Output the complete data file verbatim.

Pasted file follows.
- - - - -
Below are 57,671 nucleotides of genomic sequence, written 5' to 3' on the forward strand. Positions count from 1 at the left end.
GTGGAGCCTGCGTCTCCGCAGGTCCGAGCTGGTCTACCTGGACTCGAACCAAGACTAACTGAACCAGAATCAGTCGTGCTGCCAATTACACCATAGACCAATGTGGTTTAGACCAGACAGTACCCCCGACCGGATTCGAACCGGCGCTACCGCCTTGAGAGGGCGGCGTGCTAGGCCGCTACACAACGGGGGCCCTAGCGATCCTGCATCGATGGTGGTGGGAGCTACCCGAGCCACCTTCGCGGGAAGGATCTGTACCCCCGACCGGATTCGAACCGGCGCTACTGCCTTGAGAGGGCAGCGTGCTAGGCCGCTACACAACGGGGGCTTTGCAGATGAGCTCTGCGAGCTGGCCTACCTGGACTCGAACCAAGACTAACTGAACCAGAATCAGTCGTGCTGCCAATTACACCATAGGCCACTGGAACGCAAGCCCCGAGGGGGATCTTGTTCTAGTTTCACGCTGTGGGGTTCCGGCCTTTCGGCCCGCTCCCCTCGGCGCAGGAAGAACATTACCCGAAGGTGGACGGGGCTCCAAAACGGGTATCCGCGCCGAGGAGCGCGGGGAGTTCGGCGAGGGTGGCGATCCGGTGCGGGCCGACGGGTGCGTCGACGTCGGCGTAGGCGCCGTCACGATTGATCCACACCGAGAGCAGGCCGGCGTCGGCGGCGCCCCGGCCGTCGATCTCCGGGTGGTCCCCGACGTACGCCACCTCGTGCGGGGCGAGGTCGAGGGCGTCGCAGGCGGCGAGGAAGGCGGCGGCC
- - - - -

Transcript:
Below are 57,671 nucleotides of genomic sequence, written 5' to 3' on the forward strand. Positions count from 1 at the left end.
GTGGAGCCTGCGTCTCCGCAGGTCCGAGCTGGTCTACCTGGACTCGAACCAAGACTAACTGAACCAGAATCAGTCGTGCTGCCAATTACACCATAGACCAATGTGGTTTAGACCAGACAGTACCCCCGACCGGATTCGAACCGGCGCTACCGCCTTGAGAGGGCGGCGTGCTAGGCCGCTACACAACGGGGGCCCTAGCGATCCTGCATCGATGGTGGTGGGAGCTACCCGAGCCACCTTCGCGGGAAGGATCTGTACCCCCGACCGGATTCGAACCGGCGCTACTGCCTTGAGAGGGCAGCGTGCTAGGCCGCTACACAACGGGGGCTTTGCAGATGAGCTCTGCGAGCTGGCCTACCTGGACTCGAACCAAGACTAACTGAACCAGAATCAGTCGTGCTGCCAATTACACCATAGGCCACTGGAACGCAAGCCCCGAGGGGGATCTTGTTCTAGTTTCACGCTGTGGGGTTCCGGCCTTTCGGCCCGCTCCCCTCGGCGCAGGAAGAACATTACCCGAAGGTGGACGGGGCTCCAAAACGGGTATCCGCGCCGAGGAGCGCGGGGAGTTCGGCGAGGGTGGCGATCCGGTGCGGGCCGACGGGTGCGTCGACGTCGGCGTAGGCGCCGTCACGATTGATCCACACCGAGAGCAGGCCGGCGTCGGCGGCGCCCCGGCCGTCGATCTCCGGGTGGTCCCCGACGTACGCCACCTCGTGCGGGGCGAGGTCGAGGGCGTCGCAGGCGGCGAGGAAGGCGGCGGCC